“The Dog Who Was There”–Review

51bjP8hjO+L._SX327_BO1,204,203,200_Set in first century Jerusalem, this story is told from the point-of-view of Barley, a dog who was abandoned and nearly drowned when he was a puppy, until a husband and wife rescued him and brought him to their home. While Barley grows up in the home of the compassionate woodcarver and his wife, tales of a special teacher from Galilee are spreading throughout the villages. While it causes quite a stir for many, others are influenced in positive ways and want to follow this teacher.

When life unexpectedly changes, however, Barley is on his own again, wandering the outskirts of Jerusalem. It is there that he meets Samid, a homeless and petty criminal. Soon the two become friends. With his new master, Barley experiences new struggles and new revelations. After his encounter with the Teacher, Barley learns the lessons of forgiveness, compassion, and love after witnessing events to what has been known as “the greatest story ever told.”

I enjoyed reading this book. It was so sad, yet it had some moments that made me smile. The ending really surprised me and that’s when I knew I already loved the book. In fact, when I got home from work, I immediately hugged my dog. Whether you’re a dog person or not, I still recommend this book. Feel free to post your comments. Happy reading!

About the author: Ron Marasco’s first book, Notes to an Actor, was named by the American Library Association an Outstanding Book of 2008. He cowrote the book About Grief: Insights, Setbacks, Grace Notes, Taboos, which has been translated into multiple languages. His most recent work is Shakespeare: Portals to Prayer and he is currently writing a book about Shakespeare’s Sonnets. Ron has acted extensively on TV in everything from Last to West Wing to Entourage and has done recurring roles on Freaks and Greeks and Major Crimes. He appeared opposite screen legend, Kirk Douglas, in the movie Illusion, for which he cowrote the screenplay. He has a Ph.D in Theatre History from UCLA and is a professor at Loyola Marymount University.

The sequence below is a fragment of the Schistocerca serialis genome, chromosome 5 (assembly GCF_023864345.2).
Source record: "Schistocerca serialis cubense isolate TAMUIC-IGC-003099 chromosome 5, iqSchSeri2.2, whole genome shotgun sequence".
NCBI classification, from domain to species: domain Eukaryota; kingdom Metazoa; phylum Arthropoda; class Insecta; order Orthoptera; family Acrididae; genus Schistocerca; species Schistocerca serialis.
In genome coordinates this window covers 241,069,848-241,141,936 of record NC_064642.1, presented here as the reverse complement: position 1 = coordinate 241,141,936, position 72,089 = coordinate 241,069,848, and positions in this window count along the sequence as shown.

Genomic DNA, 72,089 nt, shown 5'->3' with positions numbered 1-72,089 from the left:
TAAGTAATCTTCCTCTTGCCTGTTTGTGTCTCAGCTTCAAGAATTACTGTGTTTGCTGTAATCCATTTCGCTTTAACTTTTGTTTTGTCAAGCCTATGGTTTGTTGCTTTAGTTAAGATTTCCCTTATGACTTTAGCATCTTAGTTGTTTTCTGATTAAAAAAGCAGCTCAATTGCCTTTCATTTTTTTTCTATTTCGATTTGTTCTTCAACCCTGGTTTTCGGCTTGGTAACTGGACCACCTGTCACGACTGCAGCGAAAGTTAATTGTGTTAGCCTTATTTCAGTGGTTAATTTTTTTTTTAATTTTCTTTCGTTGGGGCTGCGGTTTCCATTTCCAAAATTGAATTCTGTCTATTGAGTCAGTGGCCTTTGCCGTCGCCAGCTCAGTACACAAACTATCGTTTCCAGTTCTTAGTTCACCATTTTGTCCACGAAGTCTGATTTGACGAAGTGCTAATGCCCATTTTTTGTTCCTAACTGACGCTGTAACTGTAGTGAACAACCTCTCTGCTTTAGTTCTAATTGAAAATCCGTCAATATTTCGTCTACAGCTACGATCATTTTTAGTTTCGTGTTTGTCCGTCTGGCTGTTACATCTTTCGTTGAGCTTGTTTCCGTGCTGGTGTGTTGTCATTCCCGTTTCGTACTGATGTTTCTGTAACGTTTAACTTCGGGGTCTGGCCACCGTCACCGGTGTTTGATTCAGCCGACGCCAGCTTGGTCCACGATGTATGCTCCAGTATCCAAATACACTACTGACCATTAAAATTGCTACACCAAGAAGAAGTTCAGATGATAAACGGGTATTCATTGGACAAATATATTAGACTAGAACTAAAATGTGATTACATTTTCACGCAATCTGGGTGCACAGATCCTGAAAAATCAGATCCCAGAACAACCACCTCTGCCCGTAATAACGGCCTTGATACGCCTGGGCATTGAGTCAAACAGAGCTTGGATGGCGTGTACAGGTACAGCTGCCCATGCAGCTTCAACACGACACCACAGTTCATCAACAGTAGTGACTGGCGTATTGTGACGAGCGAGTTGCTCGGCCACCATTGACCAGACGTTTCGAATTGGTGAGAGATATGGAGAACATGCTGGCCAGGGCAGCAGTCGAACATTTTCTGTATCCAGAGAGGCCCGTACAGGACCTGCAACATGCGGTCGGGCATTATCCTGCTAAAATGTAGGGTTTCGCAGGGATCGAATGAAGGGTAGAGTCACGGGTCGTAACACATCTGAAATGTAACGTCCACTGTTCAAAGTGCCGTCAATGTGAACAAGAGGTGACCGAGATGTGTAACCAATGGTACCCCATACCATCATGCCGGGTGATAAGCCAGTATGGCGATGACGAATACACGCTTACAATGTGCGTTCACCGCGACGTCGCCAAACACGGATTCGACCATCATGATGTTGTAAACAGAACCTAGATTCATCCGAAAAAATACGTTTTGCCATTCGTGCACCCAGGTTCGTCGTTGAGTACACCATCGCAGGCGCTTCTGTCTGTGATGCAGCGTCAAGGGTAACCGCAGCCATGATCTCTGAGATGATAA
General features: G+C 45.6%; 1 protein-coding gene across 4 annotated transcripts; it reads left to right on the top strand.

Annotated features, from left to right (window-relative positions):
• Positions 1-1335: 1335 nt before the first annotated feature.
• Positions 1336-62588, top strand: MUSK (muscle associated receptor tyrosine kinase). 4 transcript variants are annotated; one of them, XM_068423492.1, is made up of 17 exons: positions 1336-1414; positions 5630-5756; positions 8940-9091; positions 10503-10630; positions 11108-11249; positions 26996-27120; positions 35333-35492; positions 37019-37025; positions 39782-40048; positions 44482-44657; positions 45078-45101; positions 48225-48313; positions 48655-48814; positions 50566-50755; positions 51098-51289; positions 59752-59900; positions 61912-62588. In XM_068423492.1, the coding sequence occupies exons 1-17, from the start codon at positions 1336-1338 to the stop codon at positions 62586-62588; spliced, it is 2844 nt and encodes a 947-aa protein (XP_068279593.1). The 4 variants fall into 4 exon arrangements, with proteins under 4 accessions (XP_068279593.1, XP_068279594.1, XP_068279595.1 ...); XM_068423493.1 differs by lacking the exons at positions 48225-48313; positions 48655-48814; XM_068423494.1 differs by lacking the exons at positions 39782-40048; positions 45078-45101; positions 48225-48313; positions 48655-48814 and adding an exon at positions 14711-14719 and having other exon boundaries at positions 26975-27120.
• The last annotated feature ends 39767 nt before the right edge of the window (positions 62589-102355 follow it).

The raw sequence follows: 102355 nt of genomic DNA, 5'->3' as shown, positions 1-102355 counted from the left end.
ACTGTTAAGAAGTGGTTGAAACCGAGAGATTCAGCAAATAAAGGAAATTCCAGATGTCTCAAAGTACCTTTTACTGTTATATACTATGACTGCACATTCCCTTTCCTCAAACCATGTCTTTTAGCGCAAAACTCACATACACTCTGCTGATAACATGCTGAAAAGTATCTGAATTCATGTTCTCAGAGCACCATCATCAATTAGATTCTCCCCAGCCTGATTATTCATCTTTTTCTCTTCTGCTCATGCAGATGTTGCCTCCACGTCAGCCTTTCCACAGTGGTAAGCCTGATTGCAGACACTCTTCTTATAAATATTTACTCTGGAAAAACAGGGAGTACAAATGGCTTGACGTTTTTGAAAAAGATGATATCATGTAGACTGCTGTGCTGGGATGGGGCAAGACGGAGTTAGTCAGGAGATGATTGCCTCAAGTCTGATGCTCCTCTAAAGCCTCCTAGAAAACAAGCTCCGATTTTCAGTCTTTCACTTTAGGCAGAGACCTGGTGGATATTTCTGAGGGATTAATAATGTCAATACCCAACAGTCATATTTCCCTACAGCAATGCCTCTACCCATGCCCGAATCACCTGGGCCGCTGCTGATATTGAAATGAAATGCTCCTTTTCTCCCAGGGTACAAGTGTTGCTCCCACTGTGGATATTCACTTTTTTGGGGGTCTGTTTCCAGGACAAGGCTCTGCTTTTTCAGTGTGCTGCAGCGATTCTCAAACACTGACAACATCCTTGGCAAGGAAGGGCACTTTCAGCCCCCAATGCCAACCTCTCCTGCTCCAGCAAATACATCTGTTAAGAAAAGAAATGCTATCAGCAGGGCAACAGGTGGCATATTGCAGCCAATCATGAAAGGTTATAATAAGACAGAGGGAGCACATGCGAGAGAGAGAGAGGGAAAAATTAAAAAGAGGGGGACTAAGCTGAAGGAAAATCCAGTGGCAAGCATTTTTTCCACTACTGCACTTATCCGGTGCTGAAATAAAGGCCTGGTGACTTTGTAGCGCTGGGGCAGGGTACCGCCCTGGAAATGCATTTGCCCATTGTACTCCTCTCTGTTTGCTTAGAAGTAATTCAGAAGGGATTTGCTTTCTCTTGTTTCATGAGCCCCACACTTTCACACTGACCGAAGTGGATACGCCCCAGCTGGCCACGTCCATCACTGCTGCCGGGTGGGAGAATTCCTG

“Counterfeit Gospels”–Review

“The Real Deal or a Cheap Imitation?”

“The best way to identify a counterfeit bill is to know the real thing.  The same is true with the gospel.  We need to know the truth if we hope to discern the imitations.”

In “Counterfeit Gospels,” Trevin Wax talks about the most common assumptions people make when they think of the gospel.  Other people, on the other hand, have felt misled in the topic, causing them to question their faith or to walk away from it.  What Wax points out is how common it is for people to be confused because they, more likely, don’t understand the entire story.  He suggests that we need to learn the entire story from the very beginning.  When describing the gospel, Wax refers to it as a “three-legged stool”: the gospel story (the narrative of Scripture); the gospel Announcement (about Jesus Christ); and the gospel Community (God’s church).

The six, most common counterfeits mentioned are: Therapeutic, Moralist, Activist, Judgmentless, Quietist, and Churchless.  Wax states, “Counterfeit gospels are appealing because they cost us less in the eyes of the world.”  His solution is for people to understand what the gospel really means in order to truly welcome Christ.

Although I am neither spiritual nor religious, I did like reading this book.  It isn’t really for me, to be honest; however, other people may appreciate the book.  I would recommend it for those who would like to educate themselves more on the topic of the gospel, or for 41CCGd2rZ8L__SY344_PJlook-inside-v2,TopRight,1,0_SH20_BO1,204,203,200_those who want to read it for personal development.

FTC Disclosure: I received this book from Moody Publishers, free, in an exchange for an honest review.  The opinions are based on my own experience.